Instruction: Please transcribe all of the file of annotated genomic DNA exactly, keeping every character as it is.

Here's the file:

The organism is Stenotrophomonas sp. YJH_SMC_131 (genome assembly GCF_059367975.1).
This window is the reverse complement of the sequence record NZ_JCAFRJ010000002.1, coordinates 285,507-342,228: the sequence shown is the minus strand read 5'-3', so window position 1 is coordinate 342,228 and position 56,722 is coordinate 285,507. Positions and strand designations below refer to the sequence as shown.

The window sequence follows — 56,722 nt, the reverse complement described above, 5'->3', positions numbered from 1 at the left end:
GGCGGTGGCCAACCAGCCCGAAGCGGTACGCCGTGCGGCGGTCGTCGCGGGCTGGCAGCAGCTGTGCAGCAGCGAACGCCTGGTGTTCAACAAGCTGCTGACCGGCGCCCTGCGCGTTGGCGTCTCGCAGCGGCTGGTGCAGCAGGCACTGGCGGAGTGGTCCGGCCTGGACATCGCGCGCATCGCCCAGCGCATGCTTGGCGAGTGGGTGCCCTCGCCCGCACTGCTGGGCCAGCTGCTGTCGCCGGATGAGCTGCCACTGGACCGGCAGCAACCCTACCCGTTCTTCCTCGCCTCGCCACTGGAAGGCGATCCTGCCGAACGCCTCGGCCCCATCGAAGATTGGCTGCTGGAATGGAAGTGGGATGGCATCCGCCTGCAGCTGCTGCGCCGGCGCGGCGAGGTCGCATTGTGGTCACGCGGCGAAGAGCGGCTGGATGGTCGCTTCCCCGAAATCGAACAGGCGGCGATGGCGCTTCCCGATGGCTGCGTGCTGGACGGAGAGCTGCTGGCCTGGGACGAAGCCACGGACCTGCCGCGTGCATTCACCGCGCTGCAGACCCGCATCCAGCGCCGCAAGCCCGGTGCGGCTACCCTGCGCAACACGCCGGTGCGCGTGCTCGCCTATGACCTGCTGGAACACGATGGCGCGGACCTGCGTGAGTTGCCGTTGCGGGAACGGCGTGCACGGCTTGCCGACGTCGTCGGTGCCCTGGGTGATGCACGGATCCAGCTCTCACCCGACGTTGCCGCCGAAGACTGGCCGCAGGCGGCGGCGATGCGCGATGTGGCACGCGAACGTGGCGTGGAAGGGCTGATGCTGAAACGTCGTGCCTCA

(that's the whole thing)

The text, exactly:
The organism is Stenotrophomonas sp. YJH_SMC_131 (genome assembly GCF_059367975.1).
This window is the reverse complement of the sequence record NZ_JCAFRJ010000002.1, coordinates 285,507-342,228: the sequence shown is the minus strand read 5'-3', so window position 1 is coordinate 342,228 and position 56,722 is coordinate 285,507. Positions and strand designations below refer to the sequence as shown.

The window sequence follows — 56,722 nt, the reverse complement described above, 5'->3', positions numbered from 1 at the left end:
GGCGGTGGCCAACCAGCCCGAAGCGGTACGCCGTGCGGCGGTCGTCGCGGGCTGGCAGCAGCTGTGCAGCAGCGAACGCCTGGTGTTCAACAAGCTGCTGACCGGCGCCCTGCGCGTTGGCGTCTCGCAGCGGCTGGTGCAGCAGGCACTGGCGGAGTGGTCCGGCCTGGACATCGCGCGCATCGCCCAGCGCATGCTTGGCGAGTGGGTGCCCTCGCCCGCACTGCTGGGCCAGCTGCTGTCGCCGGATGAGCTGCCACTGGACCGGCAGCAACCCTACCCGTTCTTCCTCGCCTCGCCACTGGAAGGCGATCCTGCCGAACGCCTCGGCCCCATCGAAGATTGGCTGCTGGAATGGAAGTGGGATGGCATCCGCCTGCAGCTGCTGCGCCGGCGCGGCGAGGTCGCATTGTGGTCACGCGGCGAAGAGCGGCTGGATGGTCGCTTCCCCGAAATCGAACAGGCGGCGATGGCGCTTCCCGATGGCTGCGTGCTGGACGGAGAGCTGCTGGCCTGGGACGAAGCCACGGACCTGCCGCGTGCATTCACCGCGCTGCAGACCCGCATCCAGCGCCGCAAGCCCGGTGCGGCTACCCTGCGCAACACGCCGGTGCGCGTGCTCGCCTATGACCTGCTGGAACACGATGGCGCGGACCTGCGTGAGTTGCCGTTGCGGGAACGGCGTGCACGGCTTGCCGACGTCGTCGGTGCCCTGGGTGATGCACGGATCCAGCTCTCACCCGACGTTGCCGCCGAAGACTGGCCGCAGGCGGCGGCGATGCGCGATGTGGCACGCGAACGTGGCGTGGAAGGGCTGATGCTGAAACGTCGTGCCTCA